Kazakhstan hosted for the sixth time the Congress of the Leaders of World and Traditional Religions, which traditionally issues messages of peace, mutual respect and tolerance.
The two-day event, held on Wednesday and Thursday, opened in its traditional venue, the Palace of Peace and Reconciliation, a surrealistic, specially built building in the form of a pyramid where the first such Congress was held in 2003.
The congress is held every three years and this year’s event was marked with the headline “Religious Leaders for a Safe World.” The congress is an initiative of Kazakhstan’s autocratic leader President Nursultan Nazarbayev.
In a fiery speech on Wednesday, Sephardi Chief Rabbi Harav Yitzchak Yosef confronted the world’s religious leaders and accused them of failing to condemn terror attacks, saying that silence after such acts was akin to condoning them.
“When there are terror attacks, our voice as spiritual leaders must be heard strongly and proudly,” Harav Yosef told the audience, which included dozens of religious leaders from various countries including the United States, European nations, Iran, South Korea and Saudi Arabia.
“It is forbidden for us to remain silent; silence is tantamount to identifying with terror,” he declared.
Harav Yosef concluded his speech with the words, “Oseh shalom bimromav, Hu ya’aseh shalom aleinu, v’al kol Yisrael.”
The Chief Rabbi’s speech was met with lengthy applause, and many leaders then came up to him and thanked him for his words.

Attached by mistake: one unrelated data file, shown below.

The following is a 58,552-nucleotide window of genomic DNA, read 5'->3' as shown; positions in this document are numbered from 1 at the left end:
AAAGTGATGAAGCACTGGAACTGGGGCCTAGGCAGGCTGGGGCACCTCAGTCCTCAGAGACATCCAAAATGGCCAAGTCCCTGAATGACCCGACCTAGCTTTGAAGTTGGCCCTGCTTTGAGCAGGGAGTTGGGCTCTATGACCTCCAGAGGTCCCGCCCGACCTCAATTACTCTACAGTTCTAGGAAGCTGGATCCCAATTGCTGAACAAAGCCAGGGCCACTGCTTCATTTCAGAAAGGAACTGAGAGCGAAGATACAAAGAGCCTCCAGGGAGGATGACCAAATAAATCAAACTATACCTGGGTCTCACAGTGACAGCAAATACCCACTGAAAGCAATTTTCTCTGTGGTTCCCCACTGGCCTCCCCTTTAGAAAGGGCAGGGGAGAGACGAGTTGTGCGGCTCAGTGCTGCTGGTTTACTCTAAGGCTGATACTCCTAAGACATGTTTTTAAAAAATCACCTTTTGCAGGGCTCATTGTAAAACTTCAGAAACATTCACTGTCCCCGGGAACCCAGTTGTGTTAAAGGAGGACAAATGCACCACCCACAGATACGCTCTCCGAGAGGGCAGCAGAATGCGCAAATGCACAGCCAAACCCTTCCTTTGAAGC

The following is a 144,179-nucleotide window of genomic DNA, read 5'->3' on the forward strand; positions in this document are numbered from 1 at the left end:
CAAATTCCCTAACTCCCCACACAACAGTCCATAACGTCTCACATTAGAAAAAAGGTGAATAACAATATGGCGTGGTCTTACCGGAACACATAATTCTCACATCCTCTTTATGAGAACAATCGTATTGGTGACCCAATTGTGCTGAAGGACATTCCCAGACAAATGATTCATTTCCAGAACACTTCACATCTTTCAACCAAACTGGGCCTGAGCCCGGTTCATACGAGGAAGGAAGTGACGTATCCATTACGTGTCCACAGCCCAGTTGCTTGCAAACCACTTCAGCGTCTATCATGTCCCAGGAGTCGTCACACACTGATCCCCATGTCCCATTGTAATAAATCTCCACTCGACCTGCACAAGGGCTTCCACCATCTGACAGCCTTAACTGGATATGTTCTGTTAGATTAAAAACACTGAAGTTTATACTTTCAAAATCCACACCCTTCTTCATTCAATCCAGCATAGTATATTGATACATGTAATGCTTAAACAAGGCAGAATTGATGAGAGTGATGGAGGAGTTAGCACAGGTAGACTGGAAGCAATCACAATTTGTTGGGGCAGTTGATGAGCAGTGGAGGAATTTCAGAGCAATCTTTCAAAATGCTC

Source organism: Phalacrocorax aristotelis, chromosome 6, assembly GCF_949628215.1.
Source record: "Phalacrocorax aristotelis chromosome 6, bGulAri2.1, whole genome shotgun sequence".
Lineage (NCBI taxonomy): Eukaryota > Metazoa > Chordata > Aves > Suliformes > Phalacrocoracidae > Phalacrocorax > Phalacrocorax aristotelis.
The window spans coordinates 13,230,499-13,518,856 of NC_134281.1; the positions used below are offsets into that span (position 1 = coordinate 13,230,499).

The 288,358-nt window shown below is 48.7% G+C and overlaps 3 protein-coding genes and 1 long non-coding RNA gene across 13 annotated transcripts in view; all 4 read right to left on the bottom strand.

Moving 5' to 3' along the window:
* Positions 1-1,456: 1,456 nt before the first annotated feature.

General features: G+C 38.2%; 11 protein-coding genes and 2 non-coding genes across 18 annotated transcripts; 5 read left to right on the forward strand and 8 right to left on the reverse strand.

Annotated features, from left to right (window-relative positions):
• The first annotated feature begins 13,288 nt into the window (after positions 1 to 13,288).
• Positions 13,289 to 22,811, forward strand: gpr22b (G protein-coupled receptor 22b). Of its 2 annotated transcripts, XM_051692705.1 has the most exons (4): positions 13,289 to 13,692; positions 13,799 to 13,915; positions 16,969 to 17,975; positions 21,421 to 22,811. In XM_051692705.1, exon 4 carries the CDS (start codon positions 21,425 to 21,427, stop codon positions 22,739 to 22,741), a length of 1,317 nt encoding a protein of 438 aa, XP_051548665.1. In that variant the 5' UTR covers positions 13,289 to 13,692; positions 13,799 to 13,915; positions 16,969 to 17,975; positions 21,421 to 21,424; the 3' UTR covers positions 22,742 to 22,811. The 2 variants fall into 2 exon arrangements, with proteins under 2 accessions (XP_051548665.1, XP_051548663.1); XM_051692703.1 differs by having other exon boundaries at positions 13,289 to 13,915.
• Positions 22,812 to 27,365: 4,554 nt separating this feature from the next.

Harav David Lau spoke of the religious freedom in Israel. “In Jerusalem, all religions are represented in the best possible way and out of mutual respect. When I pray at the Kosel, Jews and non-Jews from all over the world pray alongside me.”
He also mentioned the terror attack earlier this week. “On Sunday, a heinous murder took place in the Barkan industrial zone, a symbol of coexistence between Jews and Palestinian Authority residents, who work side by side. Two Jews were killed by their co-worker just because they were Jews. Unfortunately, we have not yet heard a resolute condemnation from religious leaders for this. It is the task of all of us at this time to return to our homelands and educate for peace and mutual respect, and when we succeed, I am certain that actions in this direction will reduce hostilities and terror across the world.”
Harav Yosef and his colleague Ashkenazi Chief Rabbi Harav David Lau arrived in Kazakhstan on Tuesday night and were greeted by members of the local Jewish community, including Kazakhstan Chief Rabbi Yeshaya Cohen.